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Joe Paterno To Retire; Leaves Tarnished Legacy

Michael Katz |
November 9, 2011 | 9:03 a.m. PST

Staff Writer


Paterno was the last bastion of hope in the corrupt world of college sports. (Wikimedia Commons)
Paterno was the last bastion of hope in the corrupt world of college sports. (Wikimedia Commons)

How could you do this to us, Joe Paterno?

Your 409 wins were supposed to be immaculate. Your two national championships were earned “the right way.” For goodness sake, you were the face of everything that was good about college football for46 years.

In an instant, college football fans are forced to look at your tremendous career through a new lens: a man forced out of the job he loved because he could not keep his program clean.

Per a report from the New York Times, Jerry Sandusky, a former assistant at Penn State, is being charged with sexually abusing boys over a 15-year period. Beyond this, Gary Schultz and Tim Curley, the latter being the Penn State athletic director, are being charged with perjury for failing to report the crimes, which they reportedly knew about for years.

Joe Paterno may not have been the one who committed the crimes; if he was the one accused of sexual assaults, I’d probably never watch football again. But it’s Joe Pa’s program. Paterno is supposed to be the king of State College; Beaver Stadium is his home away from home; he is supposed to know everything about his program. This is where Paterno made his fatal error.

By all accounts, Paterno did know of the alleged abuse. In fact, the same New York Times article states that he heard of allegations in 2002 and did not tell the authorities. This is not a criminal act; Paterno, “had met his legal obligation in alerting his superiors at the university when he learned of the 2002 allegation,”; however, if Paterno was the coach and person we all thought he was, he would have either told the police of the situation and/or done more to make sure that his coaching staff would be held accountable.

There is no way that Paterno should have let the media find out in 2011 what he knew nine years before. Paterno should have stood up and done what was right; not let a storied career that should be remembered for more wins than anyone in college football history be pushed into a corner because he failed to speak up.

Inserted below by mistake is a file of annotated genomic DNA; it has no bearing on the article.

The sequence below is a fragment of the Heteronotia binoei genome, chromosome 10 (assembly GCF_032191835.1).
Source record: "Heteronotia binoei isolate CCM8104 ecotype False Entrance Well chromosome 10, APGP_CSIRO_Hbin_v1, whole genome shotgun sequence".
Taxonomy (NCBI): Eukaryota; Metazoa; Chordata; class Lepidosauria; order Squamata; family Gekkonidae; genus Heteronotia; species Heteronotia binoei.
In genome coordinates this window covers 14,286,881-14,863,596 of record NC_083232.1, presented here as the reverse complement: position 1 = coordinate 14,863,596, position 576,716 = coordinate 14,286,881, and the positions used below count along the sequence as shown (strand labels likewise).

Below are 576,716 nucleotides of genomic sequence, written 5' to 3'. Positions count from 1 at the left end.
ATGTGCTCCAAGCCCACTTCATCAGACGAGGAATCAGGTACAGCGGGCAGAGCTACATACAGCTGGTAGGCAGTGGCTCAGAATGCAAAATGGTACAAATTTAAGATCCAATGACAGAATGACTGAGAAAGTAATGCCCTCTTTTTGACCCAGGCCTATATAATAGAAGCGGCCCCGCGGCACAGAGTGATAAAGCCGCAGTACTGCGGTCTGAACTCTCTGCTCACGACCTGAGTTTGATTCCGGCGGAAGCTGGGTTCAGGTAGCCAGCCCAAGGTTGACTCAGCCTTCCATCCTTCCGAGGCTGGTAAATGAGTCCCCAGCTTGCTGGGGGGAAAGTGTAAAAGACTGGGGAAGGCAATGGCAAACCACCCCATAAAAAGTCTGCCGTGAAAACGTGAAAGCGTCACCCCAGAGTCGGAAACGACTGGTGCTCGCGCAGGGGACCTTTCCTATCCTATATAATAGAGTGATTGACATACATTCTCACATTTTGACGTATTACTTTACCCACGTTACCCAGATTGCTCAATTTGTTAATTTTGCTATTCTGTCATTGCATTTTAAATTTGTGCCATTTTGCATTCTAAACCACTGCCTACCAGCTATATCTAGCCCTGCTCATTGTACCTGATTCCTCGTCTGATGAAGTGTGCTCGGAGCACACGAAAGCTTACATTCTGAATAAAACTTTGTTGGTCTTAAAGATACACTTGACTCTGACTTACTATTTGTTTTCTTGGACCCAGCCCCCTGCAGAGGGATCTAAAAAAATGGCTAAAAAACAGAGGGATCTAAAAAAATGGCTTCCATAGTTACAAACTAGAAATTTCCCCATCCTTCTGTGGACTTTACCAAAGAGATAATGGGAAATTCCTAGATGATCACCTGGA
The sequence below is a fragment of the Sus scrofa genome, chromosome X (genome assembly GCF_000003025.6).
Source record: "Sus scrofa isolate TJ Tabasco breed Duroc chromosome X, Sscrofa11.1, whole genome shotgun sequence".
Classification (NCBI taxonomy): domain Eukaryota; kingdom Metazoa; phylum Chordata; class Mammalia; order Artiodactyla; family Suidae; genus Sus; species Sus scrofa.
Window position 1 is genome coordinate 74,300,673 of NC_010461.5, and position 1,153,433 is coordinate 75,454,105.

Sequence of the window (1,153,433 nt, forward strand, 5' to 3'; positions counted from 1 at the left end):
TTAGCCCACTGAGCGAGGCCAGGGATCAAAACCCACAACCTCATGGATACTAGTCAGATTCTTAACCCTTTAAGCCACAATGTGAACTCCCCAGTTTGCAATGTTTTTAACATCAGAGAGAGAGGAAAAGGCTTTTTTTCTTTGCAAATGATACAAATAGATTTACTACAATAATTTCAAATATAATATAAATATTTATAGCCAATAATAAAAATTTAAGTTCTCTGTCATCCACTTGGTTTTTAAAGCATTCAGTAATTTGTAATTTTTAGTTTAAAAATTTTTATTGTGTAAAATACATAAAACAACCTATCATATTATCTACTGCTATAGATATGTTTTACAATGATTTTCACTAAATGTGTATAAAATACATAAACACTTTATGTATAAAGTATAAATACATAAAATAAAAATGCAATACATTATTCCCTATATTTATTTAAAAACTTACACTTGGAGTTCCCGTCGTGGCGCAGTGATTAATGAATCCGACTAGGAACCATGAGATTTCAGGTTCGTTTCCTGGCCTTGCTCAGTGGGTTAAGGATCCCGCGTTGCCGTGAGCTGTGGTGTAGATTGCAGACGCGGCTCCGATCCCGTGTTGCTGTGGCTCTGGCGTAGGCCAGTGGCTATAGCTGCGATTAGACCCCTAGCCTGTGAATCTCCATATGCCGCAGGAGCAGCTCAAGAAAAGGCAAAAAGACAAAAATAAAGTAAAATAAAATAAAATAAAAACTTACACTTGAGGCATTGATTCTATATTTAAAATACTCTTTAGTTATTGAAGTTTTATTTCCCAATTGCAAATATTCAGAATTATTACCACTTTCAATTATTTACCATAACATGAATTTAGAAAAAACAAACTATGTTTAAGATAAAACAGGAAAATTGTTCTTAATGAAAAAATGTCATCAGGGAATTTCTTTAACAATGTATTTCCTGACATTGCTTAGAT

The University of Miami may have had sex parties on yachts; Ohio State players might have traded personal items for tattoos; USC may have given Reggie Bush’s parents a house that was a little excessive. 

It all pales in comparison to this scandal. It’s one thing when players receive benefits and commit lewd acts; but it is a completely different matter when sexual abuse of children is occurring on your watch. I don’t think Jim Tressel should have even been forced to resign, and Pete Carroll shouldn’t have been forced out of USC (let’s be honest, who really wants the Seahawks job?). I thought that Miami’s scandal was the worst of all; Nevin Shapiro paid for an abortion for the lady friend of a Hurricane. But not even Shapiro could have dreamed this one up.

I really respected Joe Paterno, but to see him resign doesn’t really do justice for the crime here. He should not be allowed to leave on his own terms.

I know, he did a lot for Penn State; in fact, the Nittany Lions were completely irrelevant before he took over. In an era of sanctions, Paterno was supposed to be the face of everything we love about football. But he doesn’t deserve the right to go out gracefully, even if it is forced grace. 

He should have been fired.

Perhaps it was our fault as fans for looking at Paterno as the one ray of hope left in college sports (or even sports in general, for that matter). He made it okay to still like collegiate athletics, despite the occurrences at USC and the like because he did things the right way. As it turns out, he was as afraid to speak up as everyone else.

He might not have committed the crimes, but failing to alert people and not taking action is almost as bad, especially when you supposedly run a program that has been perceived as the cleanest of all.

We cannot erase Paterno’s victories, or what he did for the Penn State program. He singlehandedly created a college football powerhouse. 

But this is not what we wanted to remember him for. No, we wanted to remember him as the last glimmer of sunlight in the cloudy sky that is the state of collegiate athletics.

I guess the clouds just closed up for good.

Who would have thought? Joe Paterno, the man who once said, “Success without honor is an unseasoned dish; it will satisfy your hunger, but it won't taste good,” would go out with little or no honor?

Joe Paterno’s resignation means the end of an era; not only is the face of Penn State football gone, but the face of innocence and honesty is gone from collegiate sports. Why did you have to leave us like this, Joe Pa? We believed in you for years because you made it seem like we were supposed to.

Without you, Coach, I really have no hope left for sports. Your departure from Penn State officially ends my search for honesty in athletics.

How could you do this to us, Joe Paterno?


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